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Restoration Project

 

Conservation and restoration of the historic building was key to the Beaney project. 

Highlights include:

  • Replacement of exterior woodwork damaged by death-watch beetle, including re-carving of one of the pair of griffins guarding either side of the High Street entrance doorway (new wood has been left unstained and will weather and darken over time)
  • Repair of Italian terrazzo flooring, made of coloured marble fragments and including swirling patterns and Canterbury coat of arms
  • Removal of partitions to reveal the original beauty and scale of the historic staircase and rooms
  • Restoration of the illuminated ceiling in the purpose-built 1934 picture gallery with lighting simulating daylight
  • Creation of new wooden doors, brass door handles and door plates in the same style as historic ones

Archaeological Finds

Before construction began the Canterbury Archaeological Trust excavated the site, revealing fascinating evidence of past occupation. The Beaney was known to have been constructed over part of the Roman Forum and one of the principal roads. A metalled road surface was found, together with a masonry building thought to be a tavern, a jewellery workshop, the bone-strewn floor and ovens of fast-food stalls, and a burnt-down Roman building with a gold bracelet hidden under the floor. Bone artefacts were uncovered from Norman times, and a range of broken bottles and clay pipes from medieval and later inns were found discarded in a cesspit. Also, fine stoneware tankards decorated with names and inn-signs. One, dated 1749, carries a relief of dragon-slayer St George and the inscribed name of innkeeper Henry Saffory: the ‘George and Dragon Inn' was demolished to make way for the Beaney.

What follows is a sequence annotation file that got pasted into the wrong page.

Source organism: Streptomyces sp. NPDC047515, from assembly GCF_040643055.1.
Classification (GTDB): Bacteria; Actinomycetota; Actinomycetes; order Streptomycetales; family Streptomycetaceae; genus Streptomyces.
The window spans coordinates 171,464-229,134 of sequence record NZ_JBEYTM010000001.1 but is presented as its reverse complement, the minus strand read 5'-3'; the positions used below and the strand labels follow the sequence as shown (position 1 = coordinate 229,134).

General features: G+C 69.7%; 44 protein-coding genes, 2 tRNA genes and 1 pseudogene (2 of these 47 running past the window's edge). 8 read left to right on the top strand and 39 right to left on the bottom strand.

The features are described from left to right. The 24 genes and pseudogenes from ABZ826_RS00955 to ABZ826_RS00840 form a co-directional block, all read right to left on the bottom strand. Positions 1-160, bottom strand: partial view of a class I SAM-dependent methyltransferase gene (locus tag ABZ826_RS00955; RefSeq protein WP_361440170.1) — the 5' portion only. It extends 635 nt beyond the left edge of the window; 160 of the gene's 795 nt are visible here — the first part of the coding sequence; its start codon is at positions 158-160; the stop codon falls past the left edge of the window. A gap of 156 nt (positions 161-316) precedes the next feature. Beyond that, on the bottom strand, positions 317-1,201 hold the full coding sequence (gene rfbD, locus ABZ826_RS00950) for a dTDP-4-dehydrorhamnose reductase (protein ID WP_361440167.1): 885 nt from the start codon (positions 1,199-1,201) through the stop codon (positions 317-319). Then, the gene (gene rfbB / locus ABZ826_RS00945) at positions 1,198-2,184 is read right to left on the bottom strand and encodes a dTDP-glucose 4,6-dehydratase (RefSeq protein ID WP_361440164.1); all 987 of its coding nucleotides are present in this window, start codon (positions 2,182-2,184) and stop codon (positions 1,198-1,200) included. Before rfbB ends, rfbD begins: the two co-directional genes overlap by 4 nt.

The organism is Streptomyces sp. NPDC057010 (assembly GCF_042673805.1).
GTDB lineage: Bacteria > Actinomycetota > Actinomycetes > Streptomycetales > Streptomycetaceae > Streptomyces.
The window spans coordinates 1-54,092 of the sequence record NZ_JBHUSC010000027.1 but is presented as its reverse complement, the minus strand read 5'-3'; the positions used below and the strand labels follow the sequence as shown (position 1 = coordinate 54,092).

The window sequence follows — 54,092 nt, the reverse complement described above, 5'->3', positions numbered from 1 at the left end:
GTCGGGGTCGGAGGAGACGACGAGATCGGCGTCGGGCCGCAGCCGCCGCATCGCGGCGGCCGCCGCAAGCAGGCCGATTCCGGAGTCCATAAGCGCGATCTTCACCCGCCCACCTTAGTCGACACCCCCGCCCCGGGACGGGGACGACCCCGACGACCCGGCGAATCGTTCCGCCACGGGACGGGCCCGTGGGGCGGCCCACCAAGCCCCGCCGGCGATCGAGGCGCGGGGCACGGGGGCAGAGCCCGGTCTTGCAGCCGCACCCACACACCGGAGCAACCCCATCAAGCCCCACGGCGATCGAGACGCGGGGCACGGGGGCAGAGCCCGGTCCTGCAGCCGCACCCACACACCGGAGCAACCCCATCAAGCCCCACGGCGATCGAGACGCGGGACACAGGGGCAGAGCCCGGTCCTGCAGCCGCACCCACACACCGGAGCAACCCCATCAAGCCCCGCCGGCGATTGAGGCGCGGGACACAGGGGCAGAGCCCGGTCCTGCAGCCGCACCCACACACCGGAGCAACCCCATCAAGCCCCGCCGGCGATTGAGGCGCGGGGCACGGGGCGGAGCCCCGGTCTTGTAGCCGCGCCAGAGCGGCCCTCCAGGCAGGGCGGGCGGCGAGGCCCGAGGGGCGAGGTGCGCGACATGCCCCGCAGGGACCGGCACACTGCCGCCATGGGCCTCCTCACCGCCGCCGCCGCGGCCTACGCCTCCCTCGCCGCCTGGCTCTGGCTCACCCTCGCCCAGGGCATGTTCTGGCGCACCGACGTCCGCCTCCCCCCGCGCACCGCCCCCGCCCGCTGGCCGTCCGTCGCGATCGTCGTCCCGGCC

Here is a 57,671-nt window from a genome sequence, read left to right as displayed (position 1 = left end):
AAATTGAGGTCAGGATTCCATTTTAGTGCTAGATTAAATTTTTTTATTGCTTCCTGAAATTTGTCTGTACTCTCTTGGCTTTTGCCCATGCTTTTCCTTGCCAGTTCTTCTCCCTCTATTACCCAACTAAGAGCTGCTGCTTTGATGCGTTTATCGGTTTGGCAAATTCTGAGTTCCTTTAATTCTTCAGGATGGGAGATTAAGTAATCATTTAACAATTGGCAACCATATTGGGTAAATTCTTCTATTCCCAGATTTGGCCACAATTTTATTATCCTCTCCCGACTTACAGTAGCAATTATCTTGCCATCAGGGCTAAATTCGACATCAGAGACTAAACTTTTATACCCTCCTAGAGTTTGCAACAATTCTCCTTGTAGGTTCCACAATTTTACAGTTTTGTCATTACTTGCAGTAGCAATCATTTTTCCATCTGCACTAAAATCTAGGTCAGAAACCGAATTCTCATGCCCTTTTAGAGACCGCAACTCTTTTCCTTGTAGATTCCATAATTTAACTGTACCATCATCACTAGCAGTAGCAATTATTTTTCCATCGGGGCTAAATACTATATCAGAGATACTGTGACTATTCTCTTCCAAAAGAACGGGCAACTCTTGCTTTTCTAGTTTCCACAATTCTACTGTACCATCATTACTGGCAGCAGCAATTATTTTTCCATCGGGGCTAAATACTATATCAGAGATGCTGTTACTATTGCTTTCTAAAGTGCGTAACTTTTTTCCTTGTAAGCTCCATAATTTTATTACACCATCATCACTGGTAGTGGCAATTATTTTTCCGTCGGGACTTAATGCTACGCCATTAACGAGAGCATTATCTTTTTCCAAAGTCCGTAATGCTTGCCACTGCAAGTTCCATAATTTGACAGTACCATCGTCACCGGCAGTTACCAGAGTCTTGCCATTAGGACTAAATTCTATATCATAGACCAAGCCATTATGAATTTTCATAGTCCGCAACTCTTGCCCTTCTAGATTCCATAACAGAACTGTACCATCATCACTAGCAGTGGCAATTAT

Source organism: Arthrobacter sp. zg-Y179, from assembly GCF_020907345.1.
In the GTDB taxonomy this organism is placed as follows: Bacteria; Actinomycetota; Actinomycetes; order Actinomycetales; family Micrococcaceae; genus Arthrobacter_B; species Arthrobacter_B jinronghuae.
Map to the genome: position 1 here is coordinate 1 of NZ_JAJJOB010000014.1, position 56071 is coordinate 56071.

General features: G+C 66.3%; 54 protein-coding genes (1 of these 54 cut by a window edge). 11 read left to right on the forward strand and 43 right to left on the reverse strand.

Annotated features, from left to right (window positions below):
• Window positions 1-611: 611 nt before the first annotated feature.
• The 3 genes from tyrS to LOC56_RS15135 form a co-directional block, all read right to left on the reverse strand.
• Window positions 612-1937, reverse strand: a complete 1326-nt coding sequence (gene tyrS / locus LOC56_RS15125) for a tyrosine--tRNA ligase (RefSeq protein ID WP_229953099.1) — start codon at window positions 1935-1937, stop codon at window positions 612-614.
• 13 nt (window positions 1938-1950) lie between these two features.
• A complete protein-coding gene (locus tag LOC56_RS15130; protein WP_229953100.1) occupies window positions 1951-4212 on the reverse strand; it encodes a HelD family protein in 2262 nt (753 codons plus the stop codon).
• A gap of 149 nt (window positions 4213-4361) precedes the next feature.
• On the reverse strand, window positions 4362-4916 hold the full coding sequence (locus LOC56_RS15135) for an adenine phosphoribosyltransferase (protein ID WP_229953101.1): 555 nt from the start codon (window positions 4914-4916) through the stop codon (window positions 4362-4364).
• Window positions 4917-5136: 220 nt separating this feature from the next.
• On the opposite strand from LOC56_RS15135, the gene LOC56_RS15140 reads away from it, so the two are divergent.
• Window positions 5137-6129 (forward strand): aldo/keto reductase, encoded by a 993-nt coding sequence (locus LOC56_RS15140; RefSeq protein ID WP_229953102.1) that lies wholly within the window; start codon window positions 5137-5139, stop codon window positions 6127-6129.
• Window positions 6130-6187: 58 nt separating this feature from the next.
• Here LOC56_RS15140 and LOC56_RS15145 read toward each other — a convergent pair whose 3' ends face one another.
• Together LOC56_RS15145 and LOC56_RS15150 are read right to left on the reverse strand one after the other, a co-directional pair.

Public art

Art and craft were central to the original Beaney and new work has been commissioned as part of the restoration project.

Windows by Laura Thomas, with richly coloured open-weave threads in glass, mark the transition between old and new building at the heart of the Beaney between The Kitchen and Atrium. They were commissioned through the Museumaker programme supported by Arts Council England, the Museums, Libraries and Archives Council and the Renaissance programme. Further information about Laura Thomas at http://www.laurathomas.co.uk/  

Kaleidoscopes by Anna Heinrich and Leon Palmer are located throughout the Beaney, offering ever-changing and playful views on rooms and displays. Commissioned and funded by Canterbury City Council and Kent County Council. Further information about Heinrich & Palmer at http://www.heinrichpalmer.co.uk/ 

 

exterior of the Beaney Art Museum and Library

Redevelopment

Click here to find out more about the redevelopment of the Beaney art museum and library.

 

 

 

display of the Beaney Institute c1900

History

On 16 September 1897 the Mayor of Canterbury laid the Beaney Institute's foundation stone. Canterbury had been left a bequest by former resident, Dr Beaney.

Follow the beaney on:

Museumaker window by Laura Thomas in the Beaney Art Museum and Library

Museumaker by artist Laura Thomas

 
 

worker working on the refurbishment of the floor in the Beaney Art Museum and Library

Refurbishment of the floor

 
 

conservation work on a painting at the Beaney Art Museum and Library

Paintings conservator Mary Bustin at work.

 
 

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